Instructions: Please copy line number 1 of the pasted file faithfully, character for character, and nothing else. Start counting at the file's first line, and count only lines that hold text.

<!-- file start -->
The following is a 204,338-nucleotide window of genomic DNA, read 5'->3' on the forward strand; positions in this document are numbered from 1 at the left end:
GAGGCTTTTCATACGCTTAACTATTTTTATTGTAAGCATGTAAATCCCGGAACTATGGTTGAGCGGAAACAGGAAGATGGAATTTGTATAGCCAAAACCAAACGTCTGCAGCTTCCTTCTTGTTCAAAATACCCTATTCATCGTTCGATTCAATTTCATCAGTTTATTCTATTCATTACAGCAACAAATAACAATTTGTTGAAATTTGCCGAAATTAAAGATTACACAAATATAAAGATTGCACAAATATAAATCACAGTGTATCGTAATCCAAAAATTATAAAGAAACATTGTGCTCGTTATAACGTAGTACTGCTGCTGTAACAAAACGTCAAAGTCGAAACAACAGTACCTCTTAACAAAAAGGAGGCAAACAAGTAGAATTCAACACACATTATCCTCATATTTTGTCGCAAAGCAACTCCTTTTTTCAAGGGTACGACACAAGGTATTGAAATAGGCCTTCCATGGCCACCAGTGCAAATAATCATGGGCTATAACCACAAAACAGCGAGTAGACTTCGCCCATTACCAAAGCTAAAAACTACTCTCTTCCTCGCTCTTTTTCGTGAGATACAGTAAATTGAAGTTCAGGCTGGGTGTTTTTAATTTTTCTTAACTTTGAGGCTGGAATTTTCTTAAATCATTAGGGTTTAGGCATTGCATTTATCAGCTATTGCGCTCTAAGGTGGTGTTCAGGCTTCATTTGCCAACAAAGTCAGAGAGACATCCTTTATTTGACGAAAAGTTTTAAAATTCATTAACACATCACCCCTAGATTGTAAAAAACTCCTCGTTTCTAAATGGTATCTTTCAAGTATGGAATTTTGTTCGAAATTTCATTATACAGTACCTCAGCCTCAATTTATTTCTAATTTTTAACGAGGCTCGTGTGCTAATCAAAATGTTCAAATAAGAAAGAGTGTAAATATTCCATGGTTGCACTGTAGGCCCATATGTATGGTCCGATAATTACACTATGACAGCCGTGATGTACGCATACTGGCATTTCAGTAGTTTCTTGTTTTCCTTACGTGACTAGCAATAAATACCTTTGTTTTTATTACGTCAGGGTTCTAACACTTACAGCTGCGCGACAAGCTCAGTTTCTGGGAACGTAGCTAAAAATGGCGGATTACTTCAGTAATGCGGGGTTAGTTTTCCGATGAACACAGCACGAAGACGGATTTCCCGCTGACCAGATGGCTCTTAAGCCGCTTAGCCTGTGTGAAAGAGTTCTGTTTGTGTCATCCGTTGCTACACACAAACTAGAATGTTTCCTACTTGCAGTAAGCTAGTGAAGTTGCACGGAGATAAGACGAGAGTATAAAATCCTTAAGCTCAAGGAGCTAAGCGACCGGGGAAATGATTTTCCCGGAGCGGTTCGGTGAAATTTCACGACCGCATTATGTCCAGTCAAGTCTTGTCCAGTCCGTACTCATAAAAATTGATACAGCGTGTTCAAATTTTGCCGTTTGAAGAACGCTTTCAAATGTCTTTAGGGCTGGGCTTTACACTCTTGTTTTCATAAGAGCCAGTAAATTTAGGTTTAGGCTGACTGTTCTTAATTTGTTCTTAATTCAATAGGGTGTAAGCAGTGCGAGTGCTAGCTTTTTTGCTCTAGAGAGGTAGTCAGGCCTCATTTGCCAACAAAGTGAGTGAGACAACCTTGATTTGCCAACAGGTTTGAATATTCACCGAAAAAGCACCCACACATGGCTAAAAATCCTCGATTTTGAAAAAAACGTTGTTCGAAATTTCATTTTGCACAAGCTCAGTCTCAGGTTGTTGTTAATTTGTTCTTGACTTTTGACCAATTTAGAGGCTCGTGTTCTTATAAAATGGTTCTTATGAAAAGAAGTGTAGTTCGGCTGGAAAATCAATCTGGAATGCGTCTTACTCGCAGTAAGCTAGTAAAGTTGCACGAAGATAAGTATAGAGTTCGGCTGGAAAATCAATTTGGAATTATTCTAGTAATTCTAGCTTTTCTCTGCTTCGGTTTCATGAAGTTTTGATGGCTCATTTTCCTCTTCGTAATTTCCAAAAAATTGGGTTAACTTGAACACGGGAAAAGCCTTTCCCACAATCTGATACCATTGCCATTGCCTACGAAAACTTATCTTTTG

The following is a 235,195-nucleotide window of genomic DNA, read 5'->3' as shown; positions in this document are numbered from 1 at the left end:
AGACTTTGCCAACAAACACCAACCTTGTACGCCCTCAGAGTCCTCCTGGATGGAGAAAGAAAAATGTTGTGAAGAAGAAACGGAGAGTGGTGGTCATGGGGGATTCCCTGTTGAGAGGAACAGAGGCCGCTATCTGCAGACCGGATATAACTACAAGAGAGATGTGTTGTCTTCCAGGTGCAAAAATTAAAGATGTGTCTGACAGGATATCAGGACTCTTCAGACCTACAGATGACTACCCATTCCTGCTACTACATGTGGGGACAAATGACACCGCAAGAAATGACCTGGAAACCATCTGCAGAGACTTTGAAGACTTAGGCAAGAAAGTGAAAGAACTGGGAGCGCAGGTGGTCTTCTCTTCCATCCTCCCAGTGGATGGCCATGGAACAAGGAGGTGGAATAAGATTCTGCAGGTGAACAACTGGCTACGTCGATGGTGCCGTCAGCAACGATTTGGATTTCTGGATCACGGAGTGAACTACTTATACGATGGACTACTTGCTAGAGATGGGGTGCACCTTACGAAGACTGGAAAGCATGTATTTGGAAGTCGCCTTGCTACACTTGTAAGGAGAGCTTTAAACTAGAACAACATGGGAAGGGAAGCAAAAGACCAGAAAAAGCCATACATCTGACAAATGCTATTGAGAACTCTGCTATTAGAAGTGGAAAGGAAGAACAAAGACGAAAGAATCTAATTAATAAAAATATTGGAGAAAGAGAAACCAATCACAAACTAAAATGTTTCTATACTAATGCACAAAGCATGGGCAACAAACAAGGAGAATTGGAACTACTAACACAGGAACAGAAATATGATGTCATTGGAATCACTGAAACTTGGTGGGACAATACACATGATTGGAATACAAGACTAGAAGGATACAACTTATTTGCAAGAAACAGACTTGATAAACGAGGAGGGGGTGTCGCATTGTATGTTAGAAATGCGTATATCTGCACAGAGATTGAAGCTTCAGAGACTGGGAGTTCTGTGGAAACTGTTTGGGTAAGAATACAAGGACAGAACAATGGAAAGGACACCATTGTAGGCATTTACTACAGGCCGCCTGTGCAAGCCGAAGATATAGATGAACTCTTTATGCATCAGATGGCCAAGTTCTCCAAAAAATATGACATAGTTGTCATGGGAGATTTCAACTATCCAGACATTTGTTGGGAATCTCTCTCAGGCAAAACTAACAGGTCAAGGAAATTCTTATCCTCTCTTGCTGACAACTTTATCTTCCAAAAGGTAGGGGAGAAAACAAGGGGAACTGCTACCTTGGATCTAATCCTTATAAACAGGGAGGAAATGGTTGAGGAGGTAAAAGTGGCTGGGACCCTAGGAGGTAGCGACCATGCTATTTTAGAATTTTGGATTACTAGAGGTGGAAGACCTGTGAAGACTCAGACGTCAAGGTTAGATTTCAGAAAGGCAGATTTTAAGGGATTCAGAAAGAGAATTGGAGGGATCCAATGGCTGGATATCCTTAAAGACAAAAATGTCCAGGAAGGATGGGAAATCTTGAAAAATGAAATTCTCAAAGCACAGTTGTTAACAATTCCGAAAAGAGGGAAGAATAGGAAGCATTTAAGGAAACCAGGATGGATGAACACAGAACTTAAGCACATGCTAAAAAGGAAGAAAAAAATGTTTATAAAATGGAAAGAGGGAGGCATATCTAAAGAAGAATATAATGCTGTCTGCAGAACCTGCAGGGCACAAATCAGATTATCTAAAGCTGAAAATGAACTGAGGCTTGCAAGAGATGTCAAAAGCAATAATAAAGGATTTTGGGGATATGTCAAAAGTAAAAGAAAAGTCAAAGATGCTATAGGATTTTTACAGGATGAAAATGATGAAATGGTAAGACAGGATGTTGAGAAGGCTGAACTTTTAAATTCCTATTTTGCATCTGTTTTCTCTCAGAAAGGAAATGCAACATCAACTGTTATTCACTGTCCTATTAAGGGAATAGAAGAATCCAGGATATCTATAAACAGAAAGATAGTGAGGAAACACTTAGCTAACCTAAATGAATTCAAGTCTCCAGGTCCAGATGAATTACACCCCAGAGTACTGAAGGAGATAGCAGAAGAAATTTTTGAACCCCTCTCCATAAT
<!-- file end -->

The following is a 204,338-nucleotide window of genomic DNA, read 5'->3' on the forward strand; positions in this document are numbered from 1 at the left end: